(6) If any shall browbeat a pregnant witness, on purpose to make his proof miscarry, he checketh them, and helps the witness that labours in his delivery. On the other side he nips these lawyers who, under a pretence of kindness to lend a witness some words, give him new matter, yea clean contrary to what he intended.—Fuller.
(c) He is patient and attentive in hearing the witnesses, though tedious. He may give a waking testimony who hath but a dreaming utterance; and many country people must be impertinent before they can be pertinent, and cannot give evidence about a hen, but first they must begin with it in the egg. All which our judge is contented to hearken to.—Fuller.
He meets not testimony half way, but stays till it come at him: he that proceeds on half evidence will not do quarter justice. Our judge will not go till he is lead.—Fuller.
Let not the judge meet the cause half way, nor give occasion to the party to say his counsel or proofs were not heard.
Patience is the lawyer's gift.—Lloyd's Life of Sir John Jeffrey, 223.
"Prudens qui patiens," was Lord Burleigh's saying, and Sir Edward Coke's motto. Lord Burleigh is said to have carried matters prudently and patiently as became so great a statesman.—Lloyd.
But nothing was more admirable in him than his patience: he did not affect the reputation of quickness and dispatch, by a hasty and captious hearing of counsel. He would bear with the meanest, and give every man his full scope, thinking it much better to lose time than patience. In summing up an evidence to a jury, he would always require the bar to interrupt him if he did mistake, and to put him in mind of it, if he did forget the least circumstance; some judges have been disturbed at this as a rudeness, which he always looked upon as a service and respect done to him.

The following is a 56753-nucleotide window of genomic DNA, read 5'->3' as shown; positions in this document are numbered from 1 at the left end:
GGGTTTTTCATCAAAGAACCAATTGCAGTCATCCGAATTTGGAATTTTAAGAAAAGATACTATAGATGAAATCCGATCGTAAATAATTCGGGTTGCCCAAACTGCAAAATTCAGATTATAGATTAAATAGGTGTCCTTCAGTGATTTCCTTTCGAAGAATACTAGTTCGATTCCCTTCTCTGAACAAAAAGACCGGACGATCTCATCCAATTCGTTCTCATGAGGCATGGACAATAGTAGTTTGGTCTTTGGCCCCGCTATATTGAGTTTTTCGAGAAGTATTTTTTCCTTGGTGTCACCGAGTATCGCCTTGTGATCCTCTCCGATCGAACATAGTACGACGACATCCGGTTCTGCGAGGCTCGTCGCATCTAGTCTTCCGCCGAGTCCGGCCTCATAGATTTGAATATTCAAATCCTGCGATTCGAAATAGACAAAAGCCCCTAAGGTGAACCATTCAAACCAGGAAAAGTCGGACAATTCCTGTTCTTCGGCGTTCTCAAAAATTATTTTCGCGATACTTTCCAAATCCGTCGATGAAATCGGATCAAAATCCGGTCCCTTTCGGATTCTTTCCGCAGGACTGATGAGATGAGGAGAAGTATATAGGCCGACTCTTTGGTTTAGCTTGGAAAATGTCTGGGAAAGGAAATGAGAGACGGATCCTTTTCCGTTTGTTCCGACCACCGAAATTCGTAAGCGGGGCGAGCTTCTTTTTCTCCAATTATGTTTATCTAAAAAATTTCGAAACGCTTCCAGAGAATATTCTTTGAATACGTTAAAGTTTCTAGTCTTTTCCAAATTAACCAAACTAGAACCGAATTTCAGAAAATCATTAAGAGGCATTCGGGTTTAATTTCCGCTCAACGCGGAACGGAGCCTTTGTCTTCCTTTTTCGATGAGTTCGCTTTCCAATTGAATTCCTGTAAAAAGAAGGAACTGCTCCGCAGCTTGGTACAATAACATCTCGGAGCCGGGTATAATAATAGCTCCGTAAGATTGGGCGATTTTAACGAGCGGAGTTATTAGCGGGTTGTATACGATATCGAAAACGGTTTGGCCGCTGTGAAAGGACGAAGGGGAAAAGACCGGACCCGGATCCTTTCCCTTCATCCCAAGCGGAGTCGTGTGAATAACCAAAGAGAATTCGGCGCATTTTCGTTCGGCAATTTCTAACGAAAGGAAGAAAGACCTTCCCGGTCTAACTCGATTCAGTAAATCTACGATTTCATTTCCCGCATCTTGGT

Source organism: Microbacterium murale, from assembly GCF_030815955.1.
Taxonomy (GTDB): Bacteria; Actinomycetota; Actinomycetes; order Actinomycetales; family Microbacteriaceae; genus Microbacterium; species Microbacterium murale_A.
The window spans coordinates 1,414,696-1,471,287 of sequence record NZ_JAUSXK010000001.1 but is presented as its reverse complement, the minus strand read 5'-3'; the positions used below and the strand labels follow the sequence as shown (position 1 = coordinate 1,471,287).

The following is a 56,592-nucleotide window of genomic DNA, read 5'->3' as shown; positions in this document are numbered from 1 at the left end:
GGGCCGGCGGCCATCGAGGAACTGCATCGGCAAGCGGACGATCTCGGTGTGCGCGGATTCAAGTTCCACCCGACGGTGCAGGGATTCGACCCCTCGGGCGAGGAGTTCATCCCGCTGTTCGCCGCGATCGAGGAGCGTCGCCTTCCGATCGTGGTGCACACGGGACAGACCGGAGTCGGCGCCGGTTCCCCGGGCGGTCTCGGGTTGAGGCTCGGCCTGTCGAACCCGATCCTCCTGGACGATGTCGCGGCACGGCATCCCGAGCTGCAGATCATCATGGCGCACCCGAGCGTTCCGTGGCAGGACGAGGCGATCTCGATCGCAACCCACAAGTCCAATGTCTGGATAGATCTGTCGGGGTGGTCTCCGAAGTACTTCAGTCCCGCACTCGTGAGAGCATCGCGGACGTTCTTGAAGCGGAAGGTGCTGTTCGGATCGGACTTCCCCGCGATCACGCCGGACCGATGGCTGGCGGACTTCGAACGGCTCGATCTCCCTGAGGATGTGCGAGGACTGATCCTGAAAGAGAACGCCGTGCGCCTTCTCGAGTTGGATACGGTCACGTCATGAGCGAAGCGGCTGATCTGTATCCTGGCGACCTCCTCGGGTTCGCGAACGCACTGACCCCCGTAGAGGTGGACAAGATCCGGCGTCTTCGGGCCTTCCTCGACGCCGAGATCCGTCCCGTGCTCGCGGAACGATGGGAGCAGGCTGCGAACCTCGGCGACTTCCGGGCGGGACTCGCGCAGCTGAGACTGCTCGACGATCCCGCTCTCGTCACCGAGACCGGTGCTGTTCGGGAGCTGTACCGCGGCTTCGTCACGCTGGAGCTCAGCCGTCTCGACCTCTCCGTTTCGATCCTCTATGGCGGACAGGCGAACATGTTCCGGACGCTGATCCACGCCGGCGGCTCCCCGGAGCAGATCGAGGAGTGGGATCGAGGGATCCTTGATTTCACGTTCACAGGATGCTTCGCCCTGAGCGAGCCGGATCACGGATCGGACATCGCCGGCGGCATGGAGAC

Hale's Life, p. 177.
As his majesty was secured by his loyalty, so his subjects were by his patience, a virtue he carried with him to the bench, to attend each circumstance of an evidence, each allegation of a plea, each plea in a cause; hearing what was impertinent, and observing what was proper. His usual them patiently; (d) correcting their defects, not Buffering justice to be perverted by their ingenuity, and encouraging their merits:—to the inferior officers by rewarding the virtuous, skilful in precedents, wary in proceeding, and understanding in the business of the court; and discountenancing the vicious, sowers of suits, disturbers of jurisdiction, impeders, by tricks and shifts, of the plain and direct course of justice, and bringing it into oblique lines and labyrinths: and the poller and exacter of fees,(y") who justifies the common resemblance of the courts to the bush, whereunto while the sheep flies for defence in weather, he is sure to lose part of his fleece: —to himself, by counteracting the tendency of his situation to warp his character, and by proper use of times of recreation:—to his profession, by preserving the privileges of his office, and by improvement of the law:— and to society by advancing justice and good feeling, in the suppression of force and detection of fraud;(A) in
saying (as Serjeant Mandevil reports it), being, " We must have two souls, as two sieves: one for the bran, the other for the flour; the one for the gross of a discourse, the other for the quintessence."—Lloyd's Life of Fitzjames.
The errors of patience are on the one side slowness, on the other dispatch.
(rf) It is no grace to a judge first to find that which he might have heard in due time from the bar; or to shew quickness of conceit in cutting off evidence or counsel too short, or to prevent information by questions, though pertinent.
(_/.) His hands, and the hands of his hands (I mean those about him) must be clean; and uncorrupt from gifts, from meddling in titles, and from serving of turns, be they of great ones or small ones.
One of Sir M. Hale's rules is, "To charge my servants, 1st, not to interpose in any business whatsoever; 2ndly, not to take more than their known fees.
(k) Force the vice of strength: cunning the vice of weakness. The principal duty of a judge is to suppress force and fraud; whereof force is the more pernicious when it is open, and fraud when it is close and disguised. A judge ought to prepare his way to a just sentence, as God useth to prepare his way, by raising valleys and taking down hills: so